The species epithet menziesii refers to Archibald Menzies (1754-1842) a Scottish surgeon and naturalist, and the first to taxonomically identify the species. [5]

Hawaiian Names:

The Hawaiian species are best known by the name hāpuʻu collectively, though the early Hawaiians assigned names to different species.

In Hawaiian, ʻiʻi means "short" or "reddish brown" and ʻiʻiʻi means "tiny."

In modern times to help with the proper pronunciation, hāpuʻu should be spelled with a kahakō over the "a."  [9,10]

Background Information

Wild pigs (puaʻa) have had a severe effect on hāpuʻu populations in some areas, eating the entire starchy inner core thus destroying the plants and leaving a trough for breeding mosquitoes.

The Panewa Rainforest Zoo & Gardens notes that local residents sometimes mistakenly call this species "the male tree fern," while hāpuʻu pulu (Cibotium glaucum) is called "the female tree fern." [2] However, hāpuʻu are not separated as male or female.

A natural hybrid Cibotium chamissoi x C. menziesii, named C. x heleniae after fern expert Daniel A. Palmer's wife, Helen, is intermediate in character between the two parents. This hybrid occurs on most leeward ridges and the bases of windward cliffs, Koʻolau Range and Mt. Kaʻala, Waiʻanae Range, Oʻahu. It is probably found on other islands where to the two species coexist.

These grow to be the largest of the native tree ferns growing to 35 feet and having a 3-foot trunk diameter. [2]

The pulu ("wool") is used as nest lining by Hawaiian honeycreepers. [9]

A vernacular name used is Menzies' tree fern. [12]

Early Hawaiian Use


Hawaiians, both long ago as well as in recent times, ate the uncoiled fronds (fiddles), which were considered delicious when boiled. The starchy core, though, was famine food. One trunk may contain 50-70 pounds of almost pure starch and would have been used for human consumption, while young stems were fed to pigs. This was used for human as well as pig consumption. [4,12] It was prepared by peeling the young fronds or placing the entire trunk with the starchy center in an ʻimu or in steam vents at the volcano. [4]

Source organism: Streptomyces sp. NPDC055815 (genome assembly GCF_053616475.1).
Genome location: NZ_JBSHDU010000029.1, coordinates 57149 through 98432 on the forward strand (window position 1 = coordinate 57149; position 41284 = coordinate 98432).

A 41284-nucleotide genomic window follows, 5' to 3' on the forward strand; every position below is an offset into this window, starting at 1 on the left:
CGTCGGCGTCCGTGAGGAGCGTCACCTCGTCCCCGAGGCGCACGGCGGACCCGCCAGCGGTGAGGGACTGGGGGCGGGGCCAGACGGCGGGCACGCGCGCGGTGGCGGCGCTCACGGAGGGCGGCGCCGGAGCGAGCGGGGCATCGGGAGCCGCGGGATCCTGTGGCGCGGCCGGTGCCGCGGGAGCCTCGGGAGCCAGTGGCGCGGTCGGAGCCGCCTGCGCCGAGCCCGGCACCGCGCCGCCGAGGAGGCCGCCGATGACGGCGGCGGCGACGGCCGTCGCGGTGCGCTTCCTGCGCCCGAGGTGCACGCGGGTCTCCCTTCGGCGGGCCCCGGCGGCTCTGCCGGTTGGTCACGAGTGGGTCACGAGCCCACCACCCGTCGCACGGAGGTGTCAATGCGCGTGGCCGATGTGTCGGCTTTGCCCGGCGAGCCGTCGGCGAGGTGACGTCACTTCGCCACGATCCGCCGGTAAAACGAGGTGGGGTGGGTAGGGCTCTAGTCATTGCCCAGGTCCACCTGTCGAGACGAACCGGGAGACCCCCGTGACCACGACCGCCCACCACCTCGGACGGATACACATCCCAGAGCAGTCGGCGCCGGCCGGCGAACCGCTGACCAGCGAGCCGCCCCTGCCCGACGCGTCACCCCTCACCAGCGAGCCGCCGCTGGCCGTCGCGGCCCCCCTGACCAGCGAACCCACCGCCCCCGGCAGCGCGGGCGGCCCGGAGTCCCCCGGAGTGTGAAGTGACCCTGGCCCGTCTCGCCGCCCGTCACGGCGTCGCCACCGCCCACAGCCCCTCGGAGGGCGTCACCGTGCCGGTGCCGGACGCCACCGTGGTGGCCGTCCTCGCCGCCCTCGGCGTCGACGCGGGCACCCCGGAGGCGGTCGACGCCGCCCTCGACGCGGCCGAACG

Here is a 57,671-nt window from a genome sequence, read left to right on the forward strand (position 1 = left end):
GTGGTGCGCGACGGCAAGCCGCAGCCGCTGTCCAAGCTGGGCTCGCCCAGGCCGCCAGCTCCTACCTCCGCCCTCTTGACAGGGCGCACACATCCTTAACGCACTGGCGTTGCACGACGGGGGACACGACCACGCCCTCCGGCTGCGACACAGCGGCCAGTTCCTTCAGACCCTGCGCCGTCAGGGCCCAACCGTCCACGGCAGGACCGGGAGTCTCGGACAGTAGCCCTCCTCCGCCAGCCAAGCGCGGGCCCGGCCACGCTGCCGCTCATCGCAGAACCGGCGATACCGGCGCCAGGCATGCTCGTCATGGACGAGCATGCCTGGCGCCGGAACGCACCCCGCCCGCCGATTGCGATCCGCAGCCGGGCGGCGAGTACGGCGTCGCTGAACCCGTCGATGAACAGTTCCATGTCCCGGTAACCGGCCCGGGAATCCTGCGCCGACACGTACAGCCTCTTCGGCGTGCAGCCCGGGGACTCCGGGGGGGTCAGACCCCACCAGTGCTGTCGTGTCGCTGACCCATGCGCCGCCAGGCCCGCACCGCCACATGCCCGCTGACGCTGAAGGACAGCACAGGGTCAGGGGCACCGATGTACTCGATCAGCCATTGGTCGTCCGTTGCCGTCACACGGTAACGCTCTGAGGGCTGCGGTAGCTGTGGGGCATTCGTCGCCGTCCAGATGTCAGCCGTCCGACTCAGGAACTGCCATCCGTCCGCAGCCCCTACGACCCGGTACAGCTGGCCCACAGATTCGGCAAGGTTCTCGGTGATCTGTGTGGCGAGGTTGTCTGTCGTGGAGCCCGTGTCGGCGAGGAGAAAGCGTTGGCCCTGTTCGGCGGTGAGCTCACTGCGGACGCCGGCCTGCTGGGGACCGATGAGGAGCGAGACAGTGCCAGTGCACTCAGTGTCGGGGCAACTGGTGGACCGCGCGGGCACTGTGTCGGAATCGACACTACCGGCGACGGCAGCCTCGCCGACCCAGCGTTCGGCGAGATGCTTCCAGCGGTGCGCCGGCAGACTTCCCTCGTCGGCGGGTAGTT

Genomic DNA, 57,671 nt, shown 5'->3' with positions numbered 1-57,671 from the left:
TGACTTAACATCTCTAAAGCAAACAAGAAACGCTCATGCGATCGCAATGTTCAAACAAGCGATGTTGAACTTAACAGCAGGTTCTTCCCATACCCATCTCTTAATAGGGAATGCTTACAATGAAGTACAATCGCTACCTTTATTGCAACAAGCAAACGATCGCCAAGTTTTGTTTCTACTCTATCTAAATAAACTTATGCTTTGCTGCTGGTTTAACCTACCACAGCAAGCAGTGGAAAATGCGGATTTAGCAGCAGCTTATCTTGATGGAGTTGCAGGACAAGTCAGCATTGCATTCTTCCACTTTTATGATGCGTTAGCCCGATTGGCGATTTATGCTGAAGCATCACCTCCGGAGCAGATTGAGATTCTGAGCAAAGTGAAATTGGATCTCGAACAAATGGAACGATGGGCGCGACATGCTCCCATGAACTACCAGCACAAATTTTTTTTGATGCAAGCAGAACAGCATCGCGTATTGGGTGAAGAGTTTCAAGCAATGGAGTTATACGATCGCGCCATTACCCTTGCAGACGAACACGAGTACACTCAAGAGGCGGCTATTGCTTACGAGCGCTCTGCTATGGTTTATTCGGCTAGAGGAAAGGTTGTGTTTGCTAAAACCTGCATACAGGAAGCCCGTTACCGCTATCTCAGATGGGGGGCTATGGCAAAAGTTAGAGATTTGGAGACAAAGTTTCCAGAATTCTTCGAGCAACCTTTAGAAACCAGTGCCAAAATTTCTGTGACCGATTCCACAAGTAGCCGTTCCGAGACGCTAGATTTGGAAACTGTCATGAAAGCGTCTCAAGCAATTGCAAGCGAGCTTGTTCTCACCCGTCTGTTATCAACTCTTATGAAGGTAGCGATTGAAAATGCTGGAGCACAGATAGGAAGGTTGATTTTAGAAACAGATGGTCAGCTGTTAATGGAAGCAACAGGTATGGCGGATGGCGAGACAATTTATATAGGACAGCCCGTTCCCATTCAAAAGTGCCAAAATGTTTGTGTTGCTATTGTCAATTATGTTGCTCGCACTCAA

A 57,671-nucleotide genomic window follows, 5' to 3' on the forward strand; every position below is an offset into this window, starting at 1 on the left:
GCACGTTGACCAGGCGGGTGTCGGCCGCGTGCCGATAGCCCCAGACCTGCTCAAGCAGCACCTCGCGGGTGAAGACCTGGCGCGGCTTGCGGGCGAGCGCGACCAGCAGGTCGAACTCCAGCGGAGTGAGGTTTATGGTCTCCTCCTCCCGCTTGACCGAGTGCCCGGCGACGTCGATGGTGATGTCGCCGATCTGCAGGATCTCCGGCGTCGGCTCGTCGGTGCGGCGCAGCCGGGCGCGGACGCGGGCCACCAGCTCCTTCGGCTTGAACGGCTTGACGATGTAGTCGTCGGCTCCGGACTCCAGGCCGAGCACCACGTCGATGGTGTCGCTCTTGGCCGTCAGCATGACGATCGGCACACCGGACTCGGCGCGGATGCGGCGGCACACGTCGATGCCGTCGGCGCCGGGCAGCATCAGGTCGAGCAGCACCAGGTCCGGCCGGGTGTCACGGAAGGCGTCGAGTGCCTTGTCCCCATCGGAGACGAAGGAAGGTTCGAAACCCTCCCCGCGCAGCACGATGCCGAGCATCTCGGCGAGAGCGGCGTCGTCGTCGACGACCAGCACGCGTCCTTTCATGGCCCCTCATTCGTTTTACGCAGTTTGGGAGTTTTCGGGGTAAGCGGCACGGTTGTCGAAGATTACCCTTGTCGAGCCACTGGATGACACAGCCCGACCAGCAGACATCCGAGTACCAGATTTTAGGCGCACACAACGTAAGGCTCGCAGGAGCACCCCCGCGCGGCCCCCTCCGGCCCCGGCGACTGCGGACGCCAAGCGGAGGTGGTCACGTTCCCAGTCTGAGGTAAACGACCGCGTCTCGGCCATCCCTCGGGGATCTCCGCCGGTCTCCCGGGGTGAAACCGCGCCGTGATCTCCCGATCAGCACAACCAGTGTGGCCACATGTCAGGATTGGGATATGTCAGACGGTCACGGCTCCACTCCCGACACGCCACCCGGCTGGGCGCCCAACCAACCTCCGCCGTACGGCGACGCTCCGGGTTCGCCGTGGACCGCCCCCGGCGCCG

The saying was "He hāpuʻu ka ʻai he ai make" (If the hāpuʻu is the food, it is the food of death).


The pulu, the soft woolly material around the base of the fronds, was used by Hawaiians up to the mid-1800s for dressing wounds, embalming bodies,* and for pillow and mattress stuffing. [7] The outside "skin" of the partly uncurled fronds (pepeʻe) was used to make hats (pāpale). [12]


* The embalming procedure is described by Beatrice Krauss. She writes:

"According to Degener, pulu was used for embalming dead. Corpses were first deviscerated (throat, tongue, brain, and abdominal organs); cavities resulting from this operation were then tightly stuffed with pulu, and sewed up with olona cordage. Body was then wrapped in black tapa, and allowed to remain for eight months. Then the body was placed in cave whose mouth was sealed with rock wall and/or cement-like volcanic ash, or buried in ground, with mound of stones placed over it." [12]

Modern Use

Young stems were formerly used to make hats.

The starchy trunk core has been used for cooking and laundry and the outer fibrous part, to line or form baskets for plants.

Recent use of hāpuʻu has been as orchid and anthurium growing media.

Hāpuʻu (Cibotium spp.) have been used in home and commercial landscapes for many years. As a result some fine specimens seen in older residents and commercial establishments are decades old now. A testimony to their resilience as a faithful and time-tested landscape plant.

Additional References

[1] Kay Lynch, Lāʻau Hawaiʻi
[2] Panewa Zoo & Rainforest Gardens (accessed August 4, 2008)
[3] "Plants in Hawaiian Culture" by Beatrice H. Krauss, page 15.

[4] "Native Planters in Old Hawaii--Their Life, Lore, & Environment" by E. S. Handy and Elizabeth Green Handy, page 235.

[5] [accessed 11/4/10]

[6] "Resource Units in Hawaiian Culture" by Donald D. Kilolani Mitchell, page 128.

[7] "Lāʻau Hawaiʻi: Traditional Hawaiian Uses of Plants" by Isabella Aiona Abbott, page 74.

[8] Taxonomic changes in Hawaiian ferns and lycophytes. Records of the Hawaii Biological Survey for 2009–2010, page 12.

[9] "The Hawaiian Honeycreeper: Drapandidae" by H. Douglas Pratt, page 153, 178.

[10] [Accessed on 10/21/11]

[11] "How to Plant a Native Hawaiian Garden" by Kenneth M. Nagata, page "Hāpuʻu."

[12] "Ethnobotany of Hawaii" by Beatrice H. Krauss, pages 79, 80.

[13] "Molecular Phylogenetic Relationships of Cibotium and Origin of the Hawaiian Endemics" by American Fern Journal 103(3):141–152 (2013)